Unusual Fruits, Part 3: American High-Bush Cranberries


| 9/28/2015 2:11:00 PM


Tags: cranberries, fruit, berries, foraging food preservation, jamI don't, Jo Ann Gardner, New York,

 

Click here to read more from Jo Ann, including the rest of the Unusual Fruits Series.

Many years ago, when we lived in Vermont and were learning about preserving all the bounty from our garden and from the wild, we discovered American High Bush Cranberries along a dusty back country road. The beautiful translucent round fruits hung in clusters from a thicket of bushes and in no time we harvested a good quantity to turn into jelly.

Living on a shoestring, we were eager to explore all the possibilities of free food for our growing family. We had rented a farmhouse on a hill for $10 a month with no electricity, with rough upland pastures, a small woodlot, and a large enough garden area for our needs. It was ideal for our situation (not enough money to buy our own land) but there was no fruit, cultivated or wild, on this farm, so finding High Bush Cranberries was a real bonus for us.

We were very lucky that what we picked were the fruits of the true American species, Viburnum trilobum, also known as V. opulus var. americanum and V. edulis. Had it been the European species, V. opulus, we would have been very disappointed in our find, especially after having gone to the trouble of processing those lovely red fruits (called drupes) into jelly. Beautiful, yes, but bitter beyond bitter, as we found out to our dismay years later when we were not so lucky in picking the fruit from the wild!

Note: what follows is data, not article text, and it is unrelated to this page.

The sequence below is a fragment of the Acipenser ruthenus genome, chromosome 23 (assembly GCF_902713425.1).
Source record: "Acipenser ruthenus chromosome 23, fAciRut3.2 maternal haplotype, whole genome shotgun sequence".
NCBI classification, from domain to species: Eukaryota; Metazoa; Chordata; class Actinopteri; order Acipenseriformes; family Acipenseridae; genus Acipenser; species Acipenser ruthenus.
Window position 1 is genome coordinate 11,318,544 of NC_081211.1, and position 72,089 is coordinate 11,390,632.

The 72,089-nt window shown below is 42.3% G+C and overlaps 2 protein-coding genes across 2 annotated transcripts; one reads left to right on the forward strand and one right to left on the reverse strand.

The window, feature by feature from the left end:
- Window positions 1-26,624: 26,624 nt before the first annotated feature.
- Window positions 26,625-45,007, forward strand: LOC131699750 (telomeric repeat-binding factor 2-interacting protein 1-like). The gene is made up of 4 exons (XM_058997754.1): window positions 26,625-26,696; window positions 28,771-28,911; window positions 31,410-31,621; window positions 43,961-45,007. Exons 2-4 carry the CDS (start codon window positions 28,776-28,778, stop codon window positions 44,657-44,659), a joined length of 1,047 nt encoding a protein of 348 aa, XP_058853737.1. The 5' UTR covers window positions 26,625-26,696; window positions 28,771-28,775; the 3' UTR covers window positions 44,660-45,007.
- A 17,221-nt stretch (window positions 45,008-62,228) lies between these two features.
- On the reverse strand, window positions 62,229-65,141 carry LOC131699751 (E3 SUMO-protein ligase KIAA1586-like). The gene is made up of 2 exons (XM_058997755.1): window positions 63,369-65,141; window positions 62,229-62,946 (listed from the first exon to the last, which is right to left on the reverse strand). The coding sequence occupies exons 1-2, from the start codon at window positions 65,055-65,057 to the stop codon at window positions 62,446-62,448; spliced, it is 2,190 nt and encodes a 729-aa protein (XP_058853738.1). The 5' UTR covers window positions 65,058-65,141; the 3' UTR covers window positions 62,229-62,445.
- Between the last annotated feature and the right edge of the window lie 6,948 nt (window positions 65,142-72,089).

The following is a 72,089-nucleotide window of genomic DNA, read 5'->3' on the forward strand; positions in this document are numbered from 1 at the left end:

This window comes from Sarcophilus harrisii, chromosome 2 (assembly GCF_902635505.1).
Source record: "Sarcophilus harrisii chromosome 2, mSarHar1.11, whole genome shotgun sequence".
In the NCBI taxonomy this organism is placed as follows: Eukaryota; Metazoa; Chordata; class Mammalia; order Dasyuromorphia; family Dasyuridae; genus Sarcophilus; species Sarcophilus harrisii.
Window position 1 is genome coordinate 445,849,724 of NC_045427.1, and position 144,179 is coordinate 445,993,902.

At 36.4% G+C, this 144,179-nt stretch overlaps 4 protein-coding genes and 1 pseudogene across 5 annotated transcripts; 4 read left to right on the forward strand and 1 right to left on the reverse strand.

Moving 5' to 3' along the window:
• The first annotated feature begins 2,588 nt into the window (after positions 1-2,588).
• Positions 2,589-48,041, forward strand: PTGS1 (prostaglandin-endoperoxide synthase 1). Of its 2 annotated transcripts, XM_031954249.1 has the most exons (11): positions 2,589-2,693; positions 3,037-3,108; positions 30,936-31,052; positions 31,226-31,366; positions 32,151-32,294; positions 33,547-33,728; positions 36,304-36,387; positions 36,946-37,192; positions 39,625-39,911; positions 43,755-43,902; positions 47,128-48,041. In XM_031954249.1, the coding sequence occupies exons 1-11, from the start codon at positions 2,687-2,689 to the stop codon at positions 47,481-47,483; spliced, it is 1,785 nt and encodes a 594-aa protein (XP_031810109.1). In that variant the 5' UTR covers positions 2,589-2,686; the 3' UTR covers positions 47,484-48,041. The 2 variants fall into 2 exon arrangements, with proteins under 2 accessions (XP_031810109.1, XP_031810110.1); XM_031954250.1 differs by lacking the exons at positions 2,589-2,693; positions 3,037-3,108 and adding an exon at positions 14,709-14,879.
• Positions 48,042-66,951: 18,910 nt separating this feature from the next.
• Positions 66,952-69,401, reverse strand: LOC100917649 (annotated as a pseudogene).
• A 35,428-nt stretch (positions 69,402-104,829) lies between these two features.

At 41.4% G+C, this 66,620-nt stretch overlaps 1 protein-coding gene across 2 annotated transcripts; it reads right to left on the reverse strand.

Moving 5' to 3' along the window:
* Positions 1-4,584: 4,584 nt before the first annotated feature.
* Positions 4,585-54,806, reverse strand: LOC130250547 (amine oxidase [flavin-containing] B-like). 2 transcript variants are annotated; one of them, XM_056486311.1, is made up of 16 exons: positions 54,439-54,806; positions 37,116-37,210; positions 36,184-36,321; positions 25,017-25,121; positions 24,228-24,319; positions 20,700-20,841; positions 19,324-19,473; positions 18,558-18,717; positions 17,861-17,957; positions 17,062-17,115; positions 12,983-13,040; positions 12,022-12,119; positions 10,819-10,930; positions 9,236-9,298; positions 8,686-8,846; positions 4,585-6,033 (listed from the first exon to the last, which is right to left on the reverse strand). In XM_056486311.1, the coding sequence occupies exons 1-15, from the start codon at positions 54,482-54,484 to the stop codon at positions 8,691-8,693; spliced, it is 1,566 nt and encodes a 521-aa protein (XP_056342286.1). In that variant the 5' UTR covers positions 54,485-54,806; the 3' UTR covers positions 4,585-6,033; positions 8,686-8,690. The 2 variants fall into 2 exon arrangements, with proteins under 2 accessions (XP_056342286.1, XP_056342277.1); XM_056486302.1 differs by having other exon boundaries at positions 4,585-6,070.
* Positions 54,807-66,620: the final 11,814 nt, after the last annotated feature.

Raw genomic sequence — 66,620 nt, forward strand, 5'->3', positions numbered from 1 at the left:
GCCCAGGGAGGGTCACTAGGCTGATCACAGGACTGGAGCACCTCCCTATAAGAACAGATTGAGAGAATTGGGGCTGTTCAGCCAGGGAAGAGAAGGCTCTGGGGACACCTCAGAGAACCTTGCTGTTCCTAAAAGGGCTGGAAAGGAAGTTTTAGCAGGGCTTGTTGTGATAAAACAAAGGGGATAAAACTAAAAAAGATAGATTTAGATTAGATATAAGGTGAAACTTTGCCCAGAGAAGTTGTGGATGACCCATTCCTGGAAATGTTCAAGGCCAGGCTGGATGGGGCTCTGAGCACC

This happened when, after living for 30 years on Cape Breton Island on a self-reliant back country farm where we raised our own tree fruits and berries, it was time to retire and we moved back to the States to New York’s Champlain Valley. We returned to foraging for fruit, and as in Vermont, we discovered thickets of High Bush Cranberries along a dusty back road. So of course we picked them and made jelly, looking forward to putting away a winter supply as we had done in the past. Only this time around we were not so lucky. The beautiful cranberry-colored jelly, many jars of it, was inedible!




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